Ball pythons are wildlife. Not pets

The global trade in ball pythons is based on a myth – that snakes don’t think and feel. Our groundbreaking report reveals the true depths of the cruelty of the ball python trade

Follow a ball python’s journey from capture to pet, and everything in between, below

It's time for lasting change for wild animals

The cycle of suffering is endless for wild animals used as pets, like ball pythons.

They’re poached from the wild or captive bred, then transported, which can be deadly. Then they suffer a lifetime in captivity, with lack of adequate shelter, food and room to roam.

The poor conditions in each stage of their cruel journey don’t just cause suffering, they are incubators for disease.

Suffering at scale

Snakes are living, feeling animals. Not commodities.

Approximately 100,000 live ball pythons are currently being exported out of Africa every year – mainly to the USA.

Ball pythons are not aggressive by nature, so they’re an easy target for our greed.

Protecting wild ball pythons isn’t our only urgent concern.

Crammed into tiny tanks, subjected to inappropriate conditions and cruel breeding practices, the many thousands of captive-bred ball pythons are suffering too.

Wild caught or bred, life in captivity is no life at all for a wild animal. We need to end this cruel industry now.

Beyond the terrible suffering of wild animals, this global trade is endangering people too. Pandemics like coronavirus happen because we exploit wildlife.

 

Close contact between people and stressed wild animals is a dangerous cocktail that can lead to outbreaks of illnesses like salmonella, or even pandemics – a reality we are all living in today.

Ball pythons on display at an expo

Ball pythons on display at an expo

End the trade of wild animals forever

We are calling on governments, organisations and nations to unite to end to global wildlife trade.

Join our movement to bring an end to this suffering forever. Together, we can end this cruel trade.

Make a #Promise4Wildlife

Act now

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Hunting

Bll python caught by hunter - photo by Aaron Gekoski for World Animal Protection

The process of hunting wild ball pythons is brutal

Hunters scour the bush, usually in groups accompanied by dogs. When they find pythons after tearing through the undergrowth, they are pulled from theirs burrows. This can cause snakes immense distress, and injuries.

Ball python held by hunter - photo by Aaron Gekoski for World Animal Protection

Ball python held by hunter - photo by Aaron Gekoski for World Animal Protection

They’re thrown into sacks, often with many other snakes. For solitary animals like ball pythons, this process can be extremely traumatic.

It also increases the risk of disease and death.

This is just the beginning of a ball python’s painful journey to become a pet.

Ranching

Ball pythons being ranched - photo by Aaron Gekoski for World Animal Protection

After they’re hunted, wild ball pythons end up in breeding facilities known as ranches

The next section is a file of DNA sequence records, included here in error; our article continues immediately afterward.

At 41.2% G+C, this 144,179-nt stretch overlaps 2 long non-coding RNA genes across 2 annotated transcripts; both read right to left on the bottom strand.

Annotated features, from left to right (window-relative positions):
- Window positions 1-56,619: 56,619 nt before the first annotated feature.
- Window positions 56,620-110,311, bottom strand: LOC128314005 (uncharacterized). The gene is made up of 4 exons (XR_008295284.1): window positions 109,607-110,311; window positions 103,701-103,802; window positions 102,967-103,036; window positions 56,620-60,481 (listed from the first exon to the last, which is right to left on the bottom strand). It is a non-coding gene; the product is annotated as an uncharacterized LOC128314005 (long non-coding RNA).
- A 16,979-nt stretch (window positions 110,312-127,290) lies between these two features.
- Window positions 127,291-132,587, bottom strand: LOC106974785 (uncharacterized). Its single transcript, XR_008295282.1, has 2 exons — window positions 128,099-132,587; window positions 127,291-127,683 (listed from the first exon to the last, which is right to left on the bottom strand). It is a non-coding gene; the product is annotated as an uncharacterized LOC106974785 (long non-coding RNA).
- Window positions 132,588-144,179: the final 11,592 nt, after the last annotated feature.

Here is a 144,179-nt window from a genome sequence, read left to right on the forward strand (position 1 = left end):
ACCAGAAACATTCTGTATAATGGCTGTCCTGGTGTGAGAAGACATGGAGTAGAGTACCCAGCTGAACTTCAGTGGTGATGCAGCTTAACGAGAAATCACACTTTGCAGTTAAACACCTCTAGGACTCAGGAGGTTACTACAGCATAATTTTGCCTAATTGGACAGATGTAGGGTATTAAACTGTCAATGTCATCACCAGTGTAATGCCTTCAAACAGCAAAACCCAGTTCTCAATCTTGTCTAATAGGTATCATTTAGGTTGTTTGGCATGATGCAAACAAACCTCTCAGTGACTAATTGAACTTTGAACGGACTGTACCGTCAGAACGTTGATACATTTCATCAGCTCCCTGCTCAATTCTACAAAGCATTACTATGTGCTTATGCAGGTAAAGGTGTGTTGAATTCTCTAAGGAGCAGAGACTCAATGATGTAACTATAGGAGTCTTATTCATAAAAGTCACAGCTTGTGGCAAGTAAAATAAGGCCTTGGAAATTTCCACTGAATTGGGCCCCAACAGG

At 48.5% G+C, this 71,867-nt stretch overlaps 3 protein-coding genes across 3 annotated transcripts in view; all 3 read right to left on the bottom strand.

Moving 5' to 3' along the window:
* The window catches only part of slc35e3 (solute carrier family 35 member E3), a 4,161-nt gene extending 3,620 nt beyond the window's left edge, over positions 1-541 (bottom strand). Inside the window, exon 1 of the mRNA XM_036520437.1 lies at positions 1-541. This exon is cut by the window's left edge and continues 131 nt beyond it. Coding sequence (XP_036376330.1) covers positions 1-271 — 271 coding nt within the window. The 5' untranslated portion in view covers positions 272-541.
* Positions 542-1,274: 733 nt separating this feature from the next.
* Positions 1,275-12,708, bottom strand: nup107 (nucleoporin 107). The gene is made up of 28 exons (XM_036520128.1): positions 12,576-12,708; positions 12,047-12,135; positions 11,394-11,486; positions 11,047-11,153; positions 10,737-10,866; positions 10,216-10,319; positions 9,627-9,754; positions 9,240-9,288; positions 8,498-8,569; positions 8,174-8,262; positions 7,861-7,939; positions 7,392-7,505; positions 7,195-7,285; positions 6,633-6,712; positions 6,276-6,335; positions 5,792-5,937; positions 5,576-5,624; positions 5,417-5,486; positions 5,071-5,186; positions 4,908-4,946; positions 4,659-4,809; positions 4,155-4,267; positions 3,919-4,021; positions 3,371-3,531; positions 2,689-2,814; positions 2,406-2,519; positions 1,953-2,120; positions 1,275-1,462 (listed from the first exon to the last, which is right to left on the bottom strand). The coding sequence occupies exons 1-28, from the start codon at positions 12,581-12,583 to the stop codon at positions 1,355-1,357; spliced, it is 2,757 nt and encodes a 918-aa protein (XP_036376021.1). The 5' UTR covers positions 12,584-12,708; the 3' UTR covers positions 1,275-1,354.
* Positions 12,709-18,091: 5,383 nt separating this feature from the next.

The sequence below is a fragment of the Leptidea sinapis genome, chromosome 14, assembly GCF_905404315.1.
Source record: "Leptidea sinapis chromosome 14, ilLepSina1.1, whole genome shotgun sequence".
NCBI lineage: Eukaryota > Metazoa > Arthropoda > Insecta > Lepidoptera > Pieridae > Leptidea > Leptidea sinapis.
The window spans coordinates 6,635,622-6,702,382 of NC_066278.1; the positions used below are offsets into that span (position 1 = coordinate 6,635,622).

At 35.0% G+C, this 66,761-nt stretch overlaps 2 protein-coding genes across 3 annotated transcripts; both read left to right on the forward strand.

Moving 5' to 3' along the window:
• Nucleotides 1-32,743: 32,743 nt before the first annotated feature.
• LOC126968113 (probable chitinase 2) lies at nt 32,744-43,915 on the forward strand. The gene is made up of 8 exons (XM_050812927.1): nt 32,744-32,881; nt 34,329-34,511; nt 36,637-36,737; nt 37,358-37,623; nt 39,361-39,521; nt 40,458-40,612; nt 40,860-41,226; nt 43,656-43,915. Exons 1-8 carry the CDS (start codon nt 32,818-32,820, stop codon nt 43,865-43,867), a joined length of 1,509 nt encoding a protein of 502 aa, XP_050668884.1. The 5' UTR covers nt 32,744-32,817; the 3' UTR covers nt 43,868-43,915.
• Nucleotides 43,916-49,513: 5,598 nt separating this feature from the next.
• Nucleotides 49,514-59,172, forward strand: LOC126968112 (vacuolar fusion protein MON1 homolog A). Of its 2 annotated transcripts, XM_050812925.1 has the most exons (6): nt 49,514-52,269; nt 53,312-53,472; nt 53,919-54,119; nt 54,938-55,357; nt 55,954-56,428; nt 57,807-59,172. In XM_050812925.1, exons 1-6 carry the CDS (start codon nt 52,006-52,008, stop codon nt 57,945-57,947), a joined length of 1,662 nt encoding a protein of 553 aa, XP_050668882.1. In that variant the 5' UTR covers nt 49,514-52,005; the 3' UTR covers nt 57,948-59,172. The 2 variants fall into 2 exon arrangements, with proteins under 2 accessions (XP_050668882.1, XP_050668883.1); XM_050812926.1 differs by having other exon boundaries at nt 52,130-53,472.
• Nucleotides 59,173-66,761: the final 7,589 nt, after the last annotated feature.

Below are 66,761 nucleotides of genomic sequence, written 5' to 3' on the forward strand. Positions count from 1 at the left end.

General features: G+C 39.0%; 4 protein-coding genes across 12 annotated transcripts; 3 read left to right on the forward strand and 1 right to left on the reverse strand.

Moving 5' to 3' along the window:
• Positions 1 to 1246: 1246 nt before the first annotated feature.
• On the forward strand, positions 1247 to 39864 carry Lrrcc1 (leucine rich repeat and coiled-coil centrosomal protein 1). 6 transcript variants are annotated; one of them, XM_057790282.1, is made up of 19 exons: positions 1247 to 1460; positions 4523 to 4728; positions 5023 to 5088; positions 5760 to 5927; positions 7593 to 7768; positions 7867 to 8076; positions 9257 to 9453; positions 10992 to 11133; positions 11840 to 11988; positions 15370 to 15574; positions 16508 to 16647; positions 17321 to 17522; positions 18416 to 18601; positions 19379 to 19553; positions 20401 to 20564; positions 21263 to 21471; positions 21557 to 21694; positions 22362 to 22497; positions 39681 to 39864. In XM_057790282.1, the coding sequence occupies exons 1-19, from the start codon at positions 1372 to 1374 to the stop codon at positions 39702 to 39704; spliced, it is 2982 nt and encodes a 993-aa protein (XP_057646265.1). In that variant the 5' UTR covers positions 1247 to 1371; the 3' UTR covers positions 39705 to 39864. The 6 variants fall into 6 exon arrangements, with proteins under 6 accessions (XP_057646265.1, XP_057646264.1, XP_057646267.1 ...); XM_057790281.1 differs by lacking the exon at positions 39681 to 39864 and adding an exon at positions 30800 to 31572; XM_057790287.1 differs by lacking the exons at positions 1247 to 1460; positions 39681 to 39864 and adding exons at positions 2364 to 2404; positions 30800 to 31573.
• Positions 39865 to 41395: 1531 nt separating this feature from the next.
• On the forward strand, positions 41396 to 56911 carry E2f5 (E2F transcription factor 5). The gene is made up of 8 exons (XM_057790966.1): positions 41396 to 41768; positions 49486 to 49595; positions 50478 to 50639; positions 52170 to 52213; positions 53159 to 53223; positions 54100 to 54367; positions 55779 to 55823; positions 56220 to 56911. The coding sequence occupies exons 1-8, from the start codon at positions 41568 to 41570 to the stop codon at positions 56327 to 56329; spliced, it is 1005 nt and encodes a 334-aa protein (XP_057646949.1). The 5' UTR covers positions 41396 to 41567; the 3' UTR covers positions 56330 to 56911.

Pregnant ball pythons and eggs are especially targeted and kept in ranches so that live babies can be exported.

Bally python in a ranching facility in Ghana - photo by Aron Gekoski for World Animal Protection

Ball python in a ranching facility in Ghana - photo by Aron Gekoski for World Animal Protection

A portion of mother snakes and hatchlings are supposed to be safely returned to the wild, but research has revealed that’s not always the case.

Many hunters and ranchers are not following these guidelines, jeopardising wild python populations.

The only way to prevent ball pythons from being exposed to cruelty and population loss is to stop the trade now.

Expos and breeding

Ball pythons at an exotic pet expo - photo by Aaron Gekoiski for World Animal Protection

Can you imagine anywhere further removed from the wild than a pet expo?

Row after row of snakes in tiny, cramped and uncomfortable tanks and jars are stuffed into giant warehouses, to be browsed and handled like products on a shelf.

Ball pythons on display at an expo in the UK

Ball pythons on display at an expo in the UK

For wild animals like ball pythons, this is nothing short of torture. How would you feel if you were forced into a space so small you couldn’t even stand up when you wanted to?

Some of the most sought-after ball pythons are called ‘morphs’. These snakes have been intensively and selectively bred for unusual colours and markings, meaning breeders can sell them at a higher price.

But these ‘cool’ markings come at a terrible cost to pythons’ welfare.

Ball python morphs displayed at an expo in Memphis, USA - photo by Aaron Gekoski for World Animal Protection

Ball python morphs displayed at an expo in Memphis, USA - photo by Aaron Gekoski for World Animal Protection

Irresponsible breeding can result in genetic disorders and deformities such as ‘star gazing’ – a condition where the python’s head falls back, so they are constantly looking up.

Another disorder, ‘wobble head’, leads to pythons’ heads shaking uncontrollably.

As pets

Ball python being held at an expo